Quite often I write about directional prints and the concept of paying attention to the direction of the print when constructing any type of block whether it is a simple nine patch or a hexagon rosette. This is a simple little nine patch made of scrap. Notice how I've used two directional prints, the white in the corners and the beige stripe that makes the cross. The block would not have been anywhere near so effective had I not paid attention to the direction of the print.
Stripes are a great example of a directional print. Make them work for you, not against you. In the following picture I've used the same fabric in two different ways but it both I paid careful attention to the direction of the stripes.
This hexagon rosette is a directional print and I made sure that the white chrysanthemums were radiating out from the centre.
Again you can see that the pale vines are radiating out from the centre.
You can look at some fabrics and you know they are directional but others may not be so obvious. This first fabric is clearly a directional print.
But if you weren't sure here's a simple little trick. Make a fold so that you have a right angle. If the fabric looks the same on both sections it likely isn't directional but if it looks different then it is directional and you will want to bear this in mind when cutting and sewing. You can see in the following picture that the little trees are on their sides on the folded fabric.
This first rosette was stitched without giving any thought to the direction of the fabric. It would work just fine in a quilt.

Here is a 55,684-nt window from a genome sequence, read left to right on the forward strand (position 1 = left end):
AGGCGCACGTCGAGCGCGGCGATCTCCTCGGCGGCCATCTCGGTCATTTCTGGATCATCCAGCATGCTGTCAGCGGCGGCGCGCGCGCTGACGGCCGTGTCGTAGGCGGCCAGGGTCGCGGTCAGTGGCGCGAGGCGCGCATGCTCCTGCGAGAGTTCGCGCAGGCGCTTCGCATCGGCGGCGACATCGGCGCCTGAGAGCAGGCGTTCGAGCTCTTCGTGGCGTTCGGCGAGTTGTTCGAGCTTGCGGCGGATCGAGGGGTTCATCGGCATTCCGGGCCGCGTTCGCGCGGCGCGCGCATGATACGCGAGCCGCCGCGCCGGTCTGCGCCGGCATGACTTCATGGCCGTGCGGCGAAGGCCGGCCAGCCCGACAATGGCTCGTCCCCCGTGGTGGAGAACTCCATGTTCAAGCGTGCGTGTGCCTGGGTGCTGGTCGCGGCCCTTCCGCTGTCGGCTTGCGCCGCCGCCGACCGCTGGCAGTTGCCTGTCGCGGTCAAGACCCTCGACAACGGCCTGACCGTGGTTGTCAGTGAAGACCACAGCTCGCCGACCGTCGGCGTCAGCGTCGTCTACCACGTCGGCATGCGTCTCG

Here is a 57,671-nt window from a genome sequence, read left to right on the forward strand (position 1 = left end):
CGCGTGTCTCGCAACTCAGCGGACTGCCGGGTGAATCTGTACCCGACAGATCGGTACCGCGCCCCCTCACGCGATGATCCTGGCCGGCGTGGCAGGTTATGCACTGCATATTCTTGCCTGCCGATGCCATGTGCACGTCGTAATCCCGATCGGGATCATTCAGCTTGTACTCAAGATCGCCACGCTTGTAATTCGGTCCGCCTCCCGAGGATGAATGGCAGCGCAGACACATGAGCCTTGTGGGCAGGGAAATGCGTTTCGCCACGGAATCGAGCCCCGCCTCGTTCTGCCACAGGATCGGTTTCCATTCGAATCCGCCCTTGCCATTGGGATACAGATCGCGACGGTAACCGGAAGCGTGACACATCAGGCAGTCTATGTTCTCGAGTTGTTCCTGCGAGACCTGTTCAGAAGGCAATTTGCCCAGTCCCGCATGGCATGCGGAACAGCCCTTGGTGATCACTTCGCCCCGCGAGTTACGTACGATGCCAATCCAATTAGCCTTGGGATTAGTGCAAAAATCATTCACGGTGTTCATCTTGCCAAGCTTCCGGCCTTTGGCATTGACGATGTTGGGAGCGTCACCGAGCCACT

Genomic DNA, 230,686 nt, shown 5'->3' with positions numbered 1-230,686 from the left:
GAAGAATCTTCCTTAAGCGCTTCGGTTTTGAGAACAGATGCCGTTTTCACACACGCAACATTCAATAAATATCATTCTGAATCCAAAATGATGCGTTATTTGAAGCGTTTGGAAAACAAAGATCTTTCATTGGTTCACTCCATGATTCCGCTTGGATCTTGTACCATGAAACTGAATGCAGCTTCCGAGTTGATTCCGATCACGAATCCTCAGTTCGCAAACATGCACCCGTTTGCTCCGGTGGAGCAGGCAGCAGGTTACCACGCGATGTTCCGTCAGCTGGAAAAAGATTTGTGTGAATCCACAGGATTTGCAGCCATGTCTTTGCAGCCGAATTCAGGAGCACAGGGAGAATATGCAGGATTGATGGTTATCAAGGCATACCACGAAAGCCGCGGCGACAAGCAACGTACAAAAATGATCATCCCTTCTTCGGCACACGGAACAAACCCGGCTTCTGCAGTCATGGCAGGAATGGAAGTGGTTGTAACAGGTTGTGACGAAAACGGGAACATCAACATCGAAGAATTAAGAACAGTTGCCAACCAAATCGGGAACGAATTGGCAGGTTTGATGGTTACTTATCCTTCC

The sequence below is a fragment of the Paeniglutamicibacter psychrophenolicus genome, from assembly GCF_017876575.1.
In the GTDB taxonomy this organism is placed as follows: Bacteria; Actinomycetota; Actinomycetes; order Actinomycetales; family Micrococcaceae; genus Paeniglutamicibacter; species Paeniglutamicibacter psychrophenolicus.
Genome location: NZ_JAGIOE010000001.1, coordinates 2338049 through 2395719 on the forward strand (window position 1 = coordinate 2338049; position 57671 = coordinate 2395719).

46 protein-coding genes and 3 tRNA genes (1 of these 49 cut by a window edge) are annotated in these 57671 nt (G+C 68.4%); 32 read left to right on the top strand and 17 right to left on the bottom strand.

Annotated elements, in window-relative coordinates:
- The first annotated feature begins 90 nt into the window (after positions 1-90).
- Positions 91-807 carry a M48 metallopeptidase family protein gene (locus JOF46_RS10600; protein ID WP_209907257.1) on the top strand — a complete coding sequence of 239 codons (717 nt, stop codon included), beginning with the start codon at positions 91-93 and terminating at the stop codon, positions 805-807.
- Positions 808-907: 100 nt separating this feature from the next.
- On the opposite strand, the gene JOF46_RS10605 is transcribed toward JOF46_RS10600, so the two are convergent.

However I am a firm believer that it is the little details that take a quilt block (or hexagon rosette) from fine to much better! You can see that in this block the little trees are radiating out from the centre and it makes a difference to the look of the block.
Some fabrics may be more challenging. At first glance you may not thing that this is directional but look closely at the little green and yellow figure 8s with the white cross bars. The green is in the upper left and the yellow the lower right. The little white bar runs from lower left to upper right.
When the fabric is folded you can see that it is a directional print. Not is is a subtle difference so it wouldn't make a huge difference in a block but I think it is worth noting the direction of the print and placing your fabrics accordingly.
In this block I did pay attention to the direction of the print when I positioned and stitched my hexagons.
It feels like Autumn the past two days - cool and drizzling rain. I went for a good long walk yesterday and picked a bunch of crab apples for my Mom to make jelly. Aren't the colours glorious. I think that they would make a fabulous quilt! I might just go pick some more today before I settle down for sewing.
Until I post again, happy sewing!